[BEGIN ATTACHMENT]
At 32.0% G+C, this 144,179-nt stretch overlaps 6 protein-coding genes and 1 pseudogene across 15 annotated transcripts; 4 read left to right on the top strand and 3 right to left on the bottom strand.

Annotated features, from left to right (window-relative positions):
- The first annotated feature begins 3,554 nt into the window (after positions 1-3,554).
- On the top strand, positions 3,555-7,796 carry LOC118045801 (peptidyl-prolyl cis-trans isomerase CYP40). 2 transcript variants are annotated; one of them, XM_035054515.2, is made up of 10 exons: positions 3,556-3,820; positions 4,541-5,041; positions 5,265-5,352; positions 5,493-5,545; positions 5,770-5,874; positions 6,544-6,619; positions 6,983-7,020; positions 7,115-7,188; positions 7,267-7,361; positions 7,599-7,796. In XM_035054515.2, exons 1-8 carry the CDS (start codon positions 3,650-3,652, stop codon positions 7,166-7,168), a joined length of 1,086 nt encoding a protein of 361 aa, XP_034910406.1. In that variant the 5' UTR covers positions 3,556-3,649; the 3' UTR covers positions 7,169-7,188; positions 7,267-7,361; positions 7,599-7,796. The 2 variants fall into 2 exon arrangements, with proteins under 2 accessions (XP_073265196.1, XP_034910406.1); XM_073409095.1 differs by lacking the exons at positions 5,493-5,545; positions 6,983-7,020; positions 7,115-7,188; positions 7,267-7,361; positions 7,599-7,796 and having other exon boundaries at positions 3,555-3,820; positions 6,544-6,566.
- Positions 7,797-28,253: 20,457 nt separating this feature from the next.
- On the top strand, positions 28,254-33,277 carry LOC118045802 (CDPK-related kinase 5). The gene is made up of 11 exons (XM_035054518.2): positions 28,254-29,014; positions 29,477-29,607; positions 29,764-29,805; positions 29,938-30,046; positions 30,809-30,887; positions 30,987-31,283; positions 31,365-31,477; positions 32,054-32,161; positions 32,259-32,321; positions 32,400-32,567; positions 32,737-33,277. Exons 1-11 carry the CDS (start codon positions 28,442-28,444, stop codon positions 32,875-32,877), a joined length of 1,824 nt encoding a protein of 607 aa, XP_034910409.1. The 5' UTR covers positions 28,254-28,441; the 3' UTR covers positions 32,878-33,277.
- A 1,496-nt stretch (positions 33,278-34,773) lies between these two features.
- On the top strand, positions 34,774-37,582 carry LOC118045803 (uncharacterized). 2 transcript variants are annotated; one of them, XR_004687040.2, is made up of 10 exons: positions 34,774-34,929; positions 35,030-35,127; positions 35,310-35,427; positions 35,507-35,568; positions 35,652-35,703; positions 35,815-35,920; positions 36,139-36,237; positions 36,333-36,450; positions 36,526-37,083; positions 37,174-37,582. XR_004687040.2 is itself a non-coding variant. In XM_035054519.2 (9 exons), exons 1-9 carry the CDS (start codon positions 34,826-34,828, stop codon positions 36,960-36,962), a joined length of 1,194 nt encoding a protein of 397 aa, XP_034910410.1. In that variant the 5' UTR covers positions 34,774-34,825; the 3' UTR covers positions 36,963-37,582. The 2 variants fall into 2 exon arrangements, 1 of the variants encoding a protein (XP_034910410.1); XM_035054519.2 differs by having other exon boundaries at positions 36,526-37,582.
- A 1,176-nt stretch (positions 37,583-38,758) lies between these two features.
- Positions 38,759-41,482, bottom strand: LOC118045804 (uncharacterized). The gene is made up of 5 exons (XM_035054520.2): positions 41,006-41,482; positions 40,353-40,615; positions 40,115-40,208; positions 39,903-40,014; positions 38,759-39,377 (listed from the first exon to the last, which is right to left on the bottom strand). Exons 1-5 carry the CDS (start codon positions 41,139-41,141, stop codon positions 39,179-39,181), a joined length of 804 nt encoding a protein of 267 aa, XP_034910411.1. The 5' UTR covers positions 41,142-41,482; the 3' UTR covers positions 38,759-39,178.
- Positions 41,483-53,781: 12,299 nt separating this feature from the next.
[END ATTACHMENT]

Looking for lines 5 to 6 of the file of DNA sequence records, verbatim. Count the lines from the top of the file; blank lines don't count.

- Positions 7,797-28,253: 20,457 nt separating this feature from the next.
- On the top strand, positions 28,254-33,277 carry LOC118045802 (CDPK-related kinase 5). The gene is made up of 11 exons (XM_035054518.2): positions 28,254-29,014; positions 29,477-29,607; positions 29,764-29,805; positions 29,938-30,046; positions 30,809-30,887; positions 30,987-31,283; positions 31,365-31,477; positions 32,054-32,161; positions 32,259-32,321; positions 32,400-32,567; positions 32,737-33,277. Exons 1-11 carry the CDS (start codon positions 28,442-28,444, stop codon positions 32,875-32,877), a joined length of 1,824 nt encoding a protein of 607 aa, XP_034910409.1. The 5' UTR covers positions 28,254-28,441; the 3' UTR covers positions 32,878-33,277.